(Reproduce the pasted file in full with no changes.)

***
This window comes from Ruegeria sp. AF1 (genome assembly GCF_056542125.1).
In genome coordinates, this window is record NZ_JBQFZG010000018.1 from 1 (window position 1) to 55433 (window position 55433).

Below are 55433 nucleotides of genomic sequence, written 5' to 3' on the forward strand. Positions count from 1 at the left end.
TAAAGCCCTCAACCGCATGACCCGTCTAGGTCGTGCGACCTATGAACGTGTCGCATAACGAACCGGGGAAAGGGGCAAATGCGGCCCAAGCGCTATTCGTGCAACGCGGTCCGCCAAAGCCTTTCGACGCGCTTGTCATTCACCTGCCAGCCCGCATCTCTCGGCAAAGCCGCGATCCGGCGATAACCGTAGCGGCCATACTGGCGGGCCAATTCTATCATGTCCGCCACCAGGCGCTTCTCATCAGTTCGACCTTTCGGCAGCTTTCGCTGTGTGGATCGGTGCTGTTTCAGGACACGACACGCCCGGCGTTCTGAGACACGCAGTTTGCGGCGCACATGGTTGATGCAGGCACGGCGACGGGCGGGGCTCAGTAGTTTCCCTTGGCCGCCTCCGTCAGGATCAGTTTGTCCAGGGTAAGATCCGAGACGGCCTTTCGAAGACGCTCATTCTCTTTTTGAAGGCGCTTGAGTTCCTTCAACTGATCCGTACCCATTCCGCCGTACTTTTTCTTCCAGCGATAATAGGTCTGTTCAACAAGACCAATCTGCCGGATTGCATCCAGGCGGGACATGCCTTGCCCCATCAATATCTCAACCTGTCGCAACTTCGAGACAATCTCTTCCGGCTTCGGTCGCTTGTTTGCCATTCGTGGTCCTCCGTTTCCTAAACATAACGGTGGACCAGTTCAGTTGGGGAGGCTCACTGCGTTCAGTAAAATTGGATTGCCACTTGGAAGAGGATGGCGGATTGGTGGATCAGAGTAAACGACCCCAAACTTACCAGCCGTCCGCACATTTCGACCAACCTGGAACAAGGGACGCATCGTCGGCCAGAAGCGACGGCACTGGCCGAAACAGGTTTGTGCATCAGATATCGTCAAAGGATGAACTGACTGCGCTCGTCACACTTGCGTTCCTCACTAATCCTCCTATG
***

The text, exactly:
This window comes from Ruegeria sp. AF1 (genome assembly GCF_056542125.1).
In genome coordinates, this window is record NZ_JBQFZG010000018.1 from 1 (window position 1) to 55433 (window position 55433).

Below are 55433 nucleotides of genomic sequence, written 5' to 3' on the forward strand. Positions count from 1 at the left end.
TAAAGCCCTCAACCGCATGACCCGTCTAGGTCGTGCGACCTATGAACGTGTCGCATAACGAACCGGGGAAAGGGGCAAATGCGGCCCAAGCGCTATTCGTGCAACGCGGTCCGCCAAAGCCTTTCGACGCGCTTGTCATTCACCTGCCAGCCCGCATCTCTCGGCAAAGCCGCGATCCGGCGATAACCGTAGCGGCCATACTGGCGGGCCAATTCTATCATGTCCGCCACCAGGCGCTTCTCATCAGTTCGACCTTTCGGCAGCTTTCGCTGTGTGGATCGGTGCTGTTTCAGGACACGACACGCCCGGCGTTCTGAGACACGCAGTTTGCGGCGCACATGGTTGATGCAGGCACGGCGACGGGCGGGGCTCAGTAGTTTCCCTTGGCCGCCTCCGTCAGGATCAGTTTGTCCAGGGTAAGATCCGAGACGGCCTTTCGAAGACGCTCATTCTCTTTTTGAAGGCGCTTGAGTTCCTTCAACTGATCCGTACCCATTCCGCCGTACTTTTTCTTCCAGCGATAATAGGTCTGTTCAACAAGACCAATCTGCCGGATTGCATCCAGGCGGGACATGCCTTGCCCCATCAATATCTCAACCTGTCGCAACTTCGAGACAATCTCTTCCGGCTTCGGTCGCTTGTTTGCCATTCGTGGTCCTCCGTTTCCTAAACATAACGGTGGACCAGTTCAGTTGGGGAGGCTCACTGCGTTCAGTAAAATTGGATTGCCACTTGGAAGAGGATGGCGGATTGGTGGATCAGAGTAAACGACCCCAAACTTACCAGCCGTCCGCACATTTCGACCAACCTGGAACAAGGGACGCATCGTCGGCCAGAAGCGACGGCACTGGCCGAAACAGGTTTGTGCATCAGATATCGTCAAAGGATGAACTGACTGCGCTCGTCACACTTGCGTTCCTCACTAATCCTCCTATG